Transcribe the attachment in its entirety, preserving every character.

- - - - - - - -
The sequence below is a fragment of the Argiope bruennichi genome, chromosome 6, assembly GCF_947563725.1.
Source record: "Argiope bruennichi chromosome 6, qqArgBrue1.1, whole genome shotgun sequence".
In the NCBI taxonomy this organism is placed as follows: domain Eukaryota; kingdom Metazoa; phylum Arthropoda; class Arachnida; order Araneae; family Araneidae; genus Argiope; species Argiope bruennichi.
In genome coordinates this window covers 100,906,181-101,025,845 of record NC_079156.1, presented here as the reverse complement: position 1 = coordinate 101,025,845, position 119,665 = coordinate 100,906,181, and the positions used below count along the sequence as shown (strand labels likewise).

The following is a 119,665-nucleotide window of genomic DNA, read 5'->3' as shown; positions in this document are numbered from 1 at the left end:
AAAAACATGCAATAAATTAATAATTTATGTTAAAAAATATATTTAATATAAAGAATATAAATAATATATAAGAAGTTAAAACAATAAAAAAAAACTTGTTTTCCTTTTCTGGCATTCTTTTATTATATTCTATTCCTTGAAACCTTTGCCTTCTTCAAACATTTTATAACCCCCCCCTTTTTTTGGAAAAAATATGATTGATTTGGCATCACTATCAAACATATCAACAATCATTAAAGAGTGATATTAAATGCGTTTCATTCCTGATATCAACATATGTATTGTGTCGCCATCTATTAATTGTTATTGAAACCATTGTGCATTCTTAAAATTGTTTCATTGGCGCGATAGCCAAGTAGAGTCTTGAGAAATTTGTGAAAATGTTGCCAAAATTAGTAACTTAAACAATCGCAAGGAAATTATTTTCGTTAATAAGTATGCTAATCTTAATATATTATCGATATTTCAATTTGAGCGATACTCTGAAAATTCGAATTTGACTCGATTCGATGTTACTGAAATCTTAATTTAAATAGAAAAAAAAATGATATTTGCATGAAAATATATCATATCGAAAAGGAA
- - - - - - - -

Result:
The sequence below is a fragment of the Argiope bruennichi genome, chromosome 6, assembly GCF_947563725.1.
Source record: "Argiope bruennichi chromosome 6, qqArgBrue1.1, whole genome shotgun sequence".
In the NCBI taxonomy this organism is placed as follows: domain Eukaryota; kingdom Metazoa; phylum Arthropoda; class Arachnida; order Araneae; family Araneidae; genus Argiope; species Argiope bruennichi.
In genome coordinates this window covers 100,906,181-101,025,845 of record NC_079156.1, presented here as the reverse complement: position 1 = coordinate 101,025,845, position 119,665 = coordinate 100,906,181, and the positions used below count along the sequence as shown (strand labels likewise).

The following is a 119,665-nucleotide window of genomic DNA, read 5'->3' as shown; positions in this document are numbered from 1 at the left end:
AAAAACATGCAATAAATTAATAATTTATGTTAAAAAATATATTTAATATAAAGAATATAAATAATATATAAGAAGTTAAAACAATAAAAAAAAACTTGTTTTCCTTTTCTGGCATTCTTTTATTATATTCTATTCCTTGAAACCTTTGCCTTCTTCAAACATTTTATAACCCCCCCCTTTTTTTGGAAAAAATATGATTGATTTGGCATCACTATCAAACATATCAACAATCATTAAAGAGTGATATTAAATGCGTTTCATTCCTGATATCAACATATGTATTGTGTCGCCATCTATTAATTGTTATTGAAACCATTGTGCATTCTTAAAATTGTTTCATTGGCGCGATAGCCAAGTAGAGTCTTGAGAAATTTGTGAAAATGTTGCCAAAATTAGTAACTTAAACAATCGCAAGGAAATTATTTTCGTTAATAAGTATGCTAATCTTAATATATTATCGATATTTCAATTTGAGCGATACTCTGAAAATTCGAATTTGACTCGATTCGATGTTACTGAAATCTTAATTTAAATAGAAAAAAAAATGATATTTGCATGAAAATATATCATATCGAAAAGGAA